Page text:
The problem with this is that there was not enough follow up by US intelligence. Clinton started following up, but again, it died. Clinton first let it go. But once the embassies were attacked, he changed his mind and decided he had to go after al-Qaeda. But Bush was not interested. Now why? Why was the FBI agency not permitted to go after the bin Laden family in the U.S.? Why was there no aggressive follow-up in investigating those giving money to al-Qaeda in that meeting? Now again, they weren't giving it willingly, but money is money. You have to follow the money to know what’s happening. In this case, they used the money not only to create some bloody trouble in Uzbekistan and Afghanistan, but some of the money was used for flying lessons in America for people who had no intention of landing.
Why weren't they under intense scrutiny? According to those who knew who was at the meeting, and records of the hotel in Paris, some names come up -– names such as Sheik Bahksh, who certainly isn't a household word in America, but is one very rich Saudi who also happens to be the guy whose money miraculously, mysteriously and out of the sky saved a Texas oil company called Harken, which was George W.’s company. We also, of course, know that there are many other connections between wealthy Saudis and the Bush family, and their retainers.
We know that Arbusto Oil was backed, for example, by James Bath, who was the sole financial representative of the bin Laden family in America at the time. In other words, directly or indirectly, the money for Arbusto came from the bin Laden family, in particular, Salim bin Laden who died in an air crash in Texas in 1988.
Much discussed, of course, is the Carlyle-bin Laden connection. Carlyle had both junior and senior Bush on its payroll. Senior Bush is still on its payroll. But there’s actually many more connections through Carlyle and the Saudis: Carlyle was used as an investment bank, even though it’s not an investment bank. It was used as an investment bank to buy a tenth of Citibank’s preferred stock for the Saudi royal family. And one suspects the only reason why someone would designate a company that is not an investment bank as an investment bank has to do with the tens of millions of dollars in fees for such a transaction, which are just kind of automatic.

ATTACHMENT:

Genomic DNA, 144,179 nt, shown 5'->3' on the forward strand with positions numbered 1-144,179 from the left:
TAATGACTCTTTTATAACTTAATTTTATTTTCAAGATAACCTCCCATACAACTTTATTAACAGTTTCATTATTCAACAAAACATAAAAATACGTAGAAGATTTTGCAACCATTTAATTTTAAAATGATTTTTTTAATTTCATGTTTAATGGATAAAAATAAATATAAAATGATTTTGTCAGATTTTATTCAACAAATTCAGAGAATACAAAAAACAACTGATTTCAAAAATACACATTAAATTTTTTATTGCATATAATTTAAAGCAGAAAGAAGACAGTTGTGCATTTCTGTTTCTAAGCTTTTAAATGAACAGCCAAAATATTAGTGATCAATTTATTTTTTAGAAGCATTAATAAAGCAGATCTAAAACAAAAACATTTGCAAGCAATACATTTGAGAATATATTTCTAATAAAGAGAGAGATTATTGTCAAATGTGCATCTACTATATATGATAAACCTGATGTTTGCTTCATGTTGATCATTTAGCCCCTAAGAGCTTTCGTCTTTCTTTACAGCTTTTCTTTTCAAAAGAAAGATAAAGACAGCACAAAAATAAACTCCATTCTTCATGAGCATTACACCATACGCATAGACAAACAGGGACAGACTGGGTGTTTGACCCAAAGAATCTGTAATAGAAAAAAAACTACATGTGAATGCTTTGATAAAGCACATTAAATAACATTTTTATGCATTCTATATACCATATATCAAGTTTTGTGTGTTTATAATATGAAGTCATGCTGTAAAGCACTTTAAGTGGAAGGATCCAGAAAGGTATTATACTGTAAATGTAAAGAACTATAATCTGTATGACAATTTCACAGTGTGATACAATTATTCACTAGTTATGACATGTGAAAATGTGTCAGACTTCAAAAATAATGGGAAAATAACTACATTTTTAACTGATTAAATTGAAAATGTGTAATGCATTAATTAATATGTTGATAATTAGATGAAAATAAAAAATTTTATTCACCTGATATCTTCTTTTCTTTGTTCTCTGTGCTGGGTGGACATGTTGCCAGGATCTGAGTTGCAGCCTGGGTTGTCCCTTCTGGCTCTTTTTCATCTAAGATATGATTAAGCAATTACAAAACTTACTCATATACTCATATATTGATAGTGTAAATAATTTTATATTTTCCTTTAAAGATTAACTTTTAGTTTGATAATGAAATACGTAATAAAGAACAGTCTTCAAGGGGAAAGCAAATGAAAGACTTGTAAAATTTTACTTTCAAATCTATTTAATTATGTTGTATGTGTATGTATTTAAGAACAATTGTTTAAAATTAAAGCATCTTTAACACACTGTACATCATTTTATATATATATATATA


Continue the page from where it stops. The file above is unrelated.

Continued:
Maybe the Saudis had the idea that they would like George Bush and James Baker, Frank Carlucci and the rest of that crew to suddenly have a few million showered upon them. The average partner of Carlyle has $25 million in equity. And the amount they put up, in most cases, is about zero. So it’s the ultimate money for nothing.
So we are left with the embarrassing fact that, at that 1996 meeting, the people that the intelligence agency should have been investigating were, of course, the same people who were investing in the Bush family enterprises.
The Bush family advisors expressed great discomfort with Bill Clinton’s intense effort to get Osama bin Laden -– you know, firing cruise missiles at his camp. As I mentioned, first Clinton hesitated, but after the embassy bombings, he decided that this bin Laden guy had to go. Here’s a good quote for you: Robert Oakley, who was the master of counter terrorism in the Reagan State Department, said, and I paraphrase, "The only major criticism I have in regard to Bill Clinton is his obsession with Osama."
So the Republicans and the Bush crew were very uncomfortable with Bill Clinton’s, you know, almost fanatic desire to get Osama bin Laden. And I guess that’s why we consider George Bush such a great heroic fighter of terrorism -– we’re not going after the guys who funded terrorism. Instead, we’re going after everyone named Ahmed in the Midwest. All the guys who are writing the checks are getting their pictures taken with the President, his arm around them, like they’re going to the prom together.